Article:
This past Tuesday night, I was more interested in college baseball than the Cubs game. About 8:30, Tulane played Central Florida with interest being Kody Hoese (which rhymes with rosy). Hoese has been a ‘needle-up’ performer the last two months at Tulane, and I figured I needed a real look at him in a game. As such, a Hoese conference tourney review was what I wanted.
Hoese entered the AAC tourney with 23 homers on the season, and a .425 ISO. UCF’s starter, Chris Williams, is a fifth-year senior with moderate numbers that may be worthy of a low-five figure signing bonus. Hoese batted second, and watched a first pitch strike with nobody on. The second pitch was outside, and he spit on a low and inside slider. The fourth pitch caught too much plate, and Hoese drilled a single to left. He scored when the next hitter homered.
The second inning saw Central Florida with a runner on second base and an out. A hopper to third was a bit more similar to than different from the clincher in November to Kris Bryant. Hoese’s throw was a bit sidearm, on target, and without a slip. His next plate trip saw a liner to the opposite field in right for another single. So far, so good.
In the fourth inning, a right-handed hitter challenged Hoese to the foul line, but Hoese showed range, and the throw was strong and textbook. On his two early chances, he represented being a scratch defender, initially. With a fourth inning appearance, he was down 0-2 after two pitches. Hoese fouled the first pitch back, and the second was the pitch Tom Glavine often sought. After three relatively easy takes, Hoese fouled full-count pitch with an emergency hack. He walked on the next pitch.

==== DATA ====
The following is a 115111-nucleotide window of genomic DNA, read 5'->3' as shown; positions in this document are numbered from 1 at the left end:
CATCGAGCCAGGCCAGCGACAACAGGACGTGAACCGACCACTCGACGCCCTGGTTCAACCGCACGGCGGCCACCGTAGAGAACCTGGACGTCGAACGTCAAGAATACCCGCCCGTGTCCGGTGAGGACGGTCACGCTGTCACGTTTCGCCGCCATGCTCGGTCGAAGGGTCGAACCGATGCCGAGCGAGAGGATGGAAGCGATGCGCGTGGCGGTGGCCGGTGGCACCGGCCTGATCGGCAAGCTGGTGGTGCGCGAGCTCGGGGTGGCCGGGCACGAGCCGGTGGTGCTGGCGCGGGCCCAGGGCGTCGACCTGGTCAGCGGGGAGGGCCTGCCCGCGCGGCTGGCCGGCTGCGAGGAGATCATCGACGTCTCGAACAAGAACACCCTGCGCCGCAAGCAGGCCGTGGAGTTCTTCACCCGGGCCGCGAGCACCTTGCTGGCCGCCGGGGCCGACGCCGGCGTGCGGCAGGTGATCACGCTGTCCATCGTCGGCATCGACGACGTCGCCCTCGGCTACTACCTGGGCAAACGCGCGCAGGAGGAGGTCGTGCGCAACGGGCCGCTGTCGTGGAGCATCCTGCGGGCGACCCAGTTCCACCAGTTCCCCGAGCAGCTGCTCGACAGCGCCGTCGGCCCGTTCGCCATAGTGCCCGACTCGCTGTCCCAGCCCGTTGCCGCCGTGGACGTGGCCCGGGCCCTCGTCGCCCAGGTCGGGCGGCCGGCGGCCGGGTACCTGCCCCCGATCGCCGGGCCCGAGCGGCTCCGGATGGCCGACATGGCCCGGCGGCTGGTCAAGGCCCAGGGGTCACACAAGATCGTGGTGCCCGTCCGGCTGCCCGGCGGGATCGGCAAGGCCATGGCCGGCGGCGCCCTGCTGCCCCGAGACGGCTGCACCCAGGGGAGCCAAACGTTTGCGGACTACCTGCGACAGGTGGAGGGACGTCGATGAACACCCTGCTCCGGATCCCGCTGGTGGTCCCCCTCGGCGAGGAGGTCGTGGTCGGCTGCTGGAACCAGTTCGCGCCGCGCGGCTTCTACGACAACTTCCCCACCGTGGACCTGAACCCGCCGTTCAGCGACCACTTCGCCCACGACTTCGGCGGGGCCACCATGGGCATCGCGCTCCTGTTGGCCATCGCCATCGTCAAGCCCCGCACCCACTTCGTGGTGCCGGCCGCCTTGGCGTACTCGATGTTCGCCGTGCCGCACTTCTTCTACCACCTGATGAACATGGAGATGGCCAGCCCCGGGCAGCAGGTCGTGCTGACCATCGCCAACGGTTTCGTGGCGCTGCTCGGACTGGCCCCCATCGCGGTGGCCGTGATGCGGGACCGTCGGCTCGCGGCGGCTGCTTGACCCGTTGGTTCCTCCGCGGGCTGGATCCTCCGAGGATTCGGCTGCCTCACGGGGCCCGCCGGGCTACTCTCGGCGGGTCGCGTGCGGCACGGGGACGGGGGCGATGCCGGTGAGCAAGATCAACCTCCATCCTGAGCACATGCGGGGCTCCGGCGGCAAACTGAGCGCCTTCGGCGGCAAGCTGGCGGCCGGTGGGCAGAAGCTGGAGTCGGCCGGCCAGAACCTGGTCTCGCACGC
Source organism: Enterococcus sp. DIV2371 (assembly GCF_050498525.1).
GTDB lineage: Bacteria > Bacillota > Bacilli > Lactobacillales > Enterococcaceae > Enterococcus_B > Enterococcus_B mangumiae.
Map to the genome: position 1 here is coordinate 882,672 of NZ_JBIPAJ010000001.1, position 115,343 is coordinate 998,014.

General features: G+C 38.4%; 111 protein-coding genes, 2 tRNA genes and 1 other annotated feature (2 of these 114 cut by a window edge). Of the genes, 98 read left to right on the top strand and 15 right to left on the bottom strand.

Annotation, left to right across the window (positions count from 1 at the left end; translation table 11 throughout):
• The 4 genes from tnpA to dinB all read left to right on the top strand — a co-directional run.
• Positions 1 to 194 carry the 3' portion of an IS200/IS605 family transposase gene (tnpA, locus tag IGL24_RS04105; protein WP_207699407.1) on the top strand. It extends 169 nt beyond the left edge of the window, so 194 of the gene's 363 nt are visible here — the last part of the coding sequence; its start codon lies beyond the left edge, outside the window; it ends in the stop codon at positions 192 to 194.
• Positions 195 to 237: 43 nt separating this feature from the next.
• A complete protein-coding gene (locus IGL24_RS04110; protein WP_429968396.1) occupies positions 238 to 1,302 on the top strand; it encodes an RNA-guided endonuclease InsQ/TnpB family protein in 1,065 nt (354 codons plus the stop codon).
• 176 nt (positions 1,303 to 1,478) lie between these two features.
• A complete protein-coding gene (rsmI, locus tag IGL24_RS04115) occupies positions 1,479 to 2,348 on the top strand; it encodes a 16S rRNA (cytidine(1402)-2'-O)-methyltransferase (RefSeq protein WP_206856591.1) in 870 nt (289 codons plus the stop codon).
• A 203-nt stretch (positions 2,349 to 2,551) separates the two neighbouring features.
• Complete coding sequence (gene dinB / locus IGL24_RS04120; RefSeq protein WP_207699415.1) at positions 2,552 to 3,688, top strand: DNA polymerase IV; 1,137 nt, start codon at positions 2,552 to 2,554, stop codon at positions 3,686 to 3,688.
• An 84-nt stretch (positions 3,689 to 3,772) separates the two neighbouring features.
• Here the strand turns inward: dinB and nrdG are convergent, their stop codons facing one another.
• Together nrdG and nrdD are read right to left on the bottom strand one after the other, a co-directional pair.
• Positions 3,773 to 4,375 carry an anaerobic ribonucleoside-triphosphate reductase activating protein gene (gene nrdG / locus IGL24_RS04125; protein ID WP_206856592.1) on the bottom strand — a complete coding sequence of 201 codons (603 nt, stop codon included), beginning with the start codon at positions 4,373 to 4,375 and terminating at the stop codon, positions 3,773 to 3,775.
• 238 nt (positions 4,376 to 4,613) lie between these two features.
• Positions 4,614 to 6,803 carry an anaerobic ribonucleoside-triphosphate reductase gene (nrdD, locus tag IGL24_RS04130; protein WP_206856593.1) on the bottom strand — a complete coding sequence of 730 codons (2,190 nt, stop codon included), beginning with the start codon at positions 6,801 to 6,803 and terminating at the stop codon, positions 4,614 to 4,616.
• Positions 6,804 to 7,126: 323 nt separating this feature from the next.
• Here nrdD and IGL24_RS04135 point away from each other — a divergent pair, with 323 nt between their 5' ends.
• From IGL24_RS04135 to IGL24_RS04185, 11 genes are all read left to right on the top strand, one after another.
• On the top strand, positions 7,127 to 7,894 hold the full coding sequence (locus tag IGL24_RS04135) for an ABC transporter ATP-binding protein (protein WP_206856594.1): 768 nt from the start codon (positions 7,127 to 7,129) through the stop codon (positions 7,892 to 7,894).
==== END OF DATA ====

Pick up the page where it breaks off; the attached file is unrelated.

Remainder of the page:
In the road fifth, he lacked the range glove-side to make a play the shortstop cashed. A seventh-inning glove-side chance resulted into a (sidearm-ish) errant throw. It was an error he likely makes in two years without a problem. A seventh-inning trip was initiated with five outside pitches. Two were called strikes, and the sixth was just inside enough to force deep foul contact. The next pitch jammed Hoese for an incidental strikeout.
One game tells me he can hit line drives either way, has legitimate power, and should take walks with break-even defense. Give me that in a 6-4 package, I’ll take my chances on him being a useful 27th overall pick. Tulane 5, Central Florida 2.
After Wednesday night off, Tulane played Cincinnati in a winner's bracket matchup. As usual, Hoese batted second, playing third base. In the first inning, he popped up a 1-0 curve to the catcher. In the second, a fly to right field sent a Bearcats runner to third. Hoese faked tossing the ball to the pitcher, trying to set up the hidden ball trick. The third base coach sniffed it out.
On a 3-2 pitch in the third, he swung through a high fastball. He'd later get rung up on a checked swing call that looked a bit suspect. He drew a walk, lined another single, and made an error on a 5-4 force throw.
My take on watching two games rather carefully is that he has a good idea of the zone, hits it well when he times one up, but will take longer than Kris Bryant or Kyle Schwarber to debut at the MLB level. Hoese should be a MLB starter, but may need to adjust every step of the way. Bearcats 8, Green Wave 4
Defensively, as offensively, he'll require work. The joy of contemporary MLB camps is that opportunity to improve is only limited by the student. If Hoese is pot-committed to getting better, I'd welcome him with the 27th pick. If he doesn't want to work that hard, take someone else. Scouting is more than seeing what's visible. There's also a heaping portion of assessing the likelihood of what isn't.
Hoese has holes, but the power is real. Mocks are placing him in the 27 range, with enough rumor and innuendo to get me to think the team has interest. He would probably be MLB-ready early in the the 2022 season, give or take. He grew up a Cubs fan, whether that matters or not.
Tulane has at least one conference tournament game left. The pitching in the American Athletic is a bit inconsistent. He will need adjusting to levels, whoever drafts him. If you have questions, ask them below.